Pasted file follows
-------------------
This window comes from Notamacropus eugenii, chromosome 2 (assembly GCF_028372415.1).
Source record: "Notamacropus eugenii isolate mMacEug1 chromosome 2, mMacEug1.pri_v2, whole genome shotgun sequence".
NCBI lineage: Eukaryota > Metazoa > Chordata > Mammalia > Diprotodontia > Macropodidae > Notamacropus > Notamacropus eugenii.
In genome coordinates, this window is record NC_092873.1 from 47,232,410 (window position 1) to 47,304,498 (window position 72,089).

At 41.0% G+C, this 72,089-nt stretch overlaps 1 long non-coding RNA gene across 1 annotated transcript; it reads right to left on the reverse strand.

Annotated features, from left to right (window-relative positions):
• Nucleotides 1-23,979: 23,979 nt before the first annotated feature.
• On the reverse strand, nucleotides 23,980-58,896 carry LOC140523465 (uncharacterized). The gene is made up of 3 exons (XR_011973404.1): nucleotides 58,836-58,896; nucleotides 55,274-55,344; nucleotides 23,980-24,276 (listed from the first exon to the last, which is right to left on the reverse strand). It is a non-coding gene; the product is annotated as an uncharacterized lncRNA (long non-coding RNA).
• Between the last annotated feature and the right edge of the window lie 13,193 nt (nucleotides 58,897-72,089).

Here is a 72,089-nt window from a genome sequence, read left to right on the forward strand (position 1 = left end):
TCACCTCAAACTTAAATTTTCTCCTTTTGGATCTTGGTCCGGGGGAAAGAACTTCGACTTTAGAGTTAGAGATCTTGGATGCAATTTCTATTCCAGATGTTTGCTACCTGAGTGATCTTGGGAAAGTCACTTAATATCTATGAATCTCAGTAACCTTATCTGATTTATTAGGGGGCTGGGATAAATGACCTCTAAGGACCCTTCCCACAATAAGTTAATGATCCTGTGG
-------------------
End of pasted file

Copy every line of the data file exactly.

This window comes from Notamacropus eugenii, chromosome 2 (assembly GCF_028372415.1).
Source record: "Notamacropus eugenii isolate mMacEug1 chromosome 2, mMacEug1.pri_v2, whole genome shotgun sequence".
NCBI lineage: Eukaryota > Metazoa > Chordata > Mammalia > Diprotodontia > Macropodidae > Notamacropus > Notamacropus eugenii.
In genome coordinates, this window is record NC_092873.1 from 47,232,410 (window position 1) to 47,304,498 (window position 72,089).

At 41.0% G+C, this 72,089-nt stretch overlaps 1 long non-coding RNA gene across 1 annotated transcript; it reads right to left on the reverse strand.

Annotated features, from left to right (window-relative positions):
• Nucleotides 1-23,979: 23,979 nt before the first annotated feature.
• On the reverse strand, nucleotides 23,980-58,896 carry LOC140523465 (uncharacterized). The gene is made up of 3 exons (XR_011973404.1): nucleotides 58,836-58,896; nucleotides 55,274-55,344; nucleotides 23,980-24,276 (listed from the first exon to the last, which is right to left on the reverse strand). It is a non-coding gene; the product is annotated as an uncharacterized lncRNA (long non-coding RNA).
• Between the last annotated feature and the right edge of the window lie 13,193 nt (nucleotides 58,897-72,089).

Here is a 72,089-nt window from a genome sequence, read left to right on the forward strand (position 1 = left end):
TCACCTCAAACTTAAATTTTCTCCTTTTGGATCTTGGTCCGGGGGAAAGAACTTCGACTTTAGAGTTAGAGATCTTGGATGCAATTTCTATTCCAGATGTTTGCTACCTGAGTGATCTTGGGAAAGTCACTTAATATCTATGAATCTCAGTAACCTTATCTGATTTATTAGGGGGCTGGGATAAATGACCTCTAAGGACCCTTCCCACAATAAGTTAATGATCCTGTGG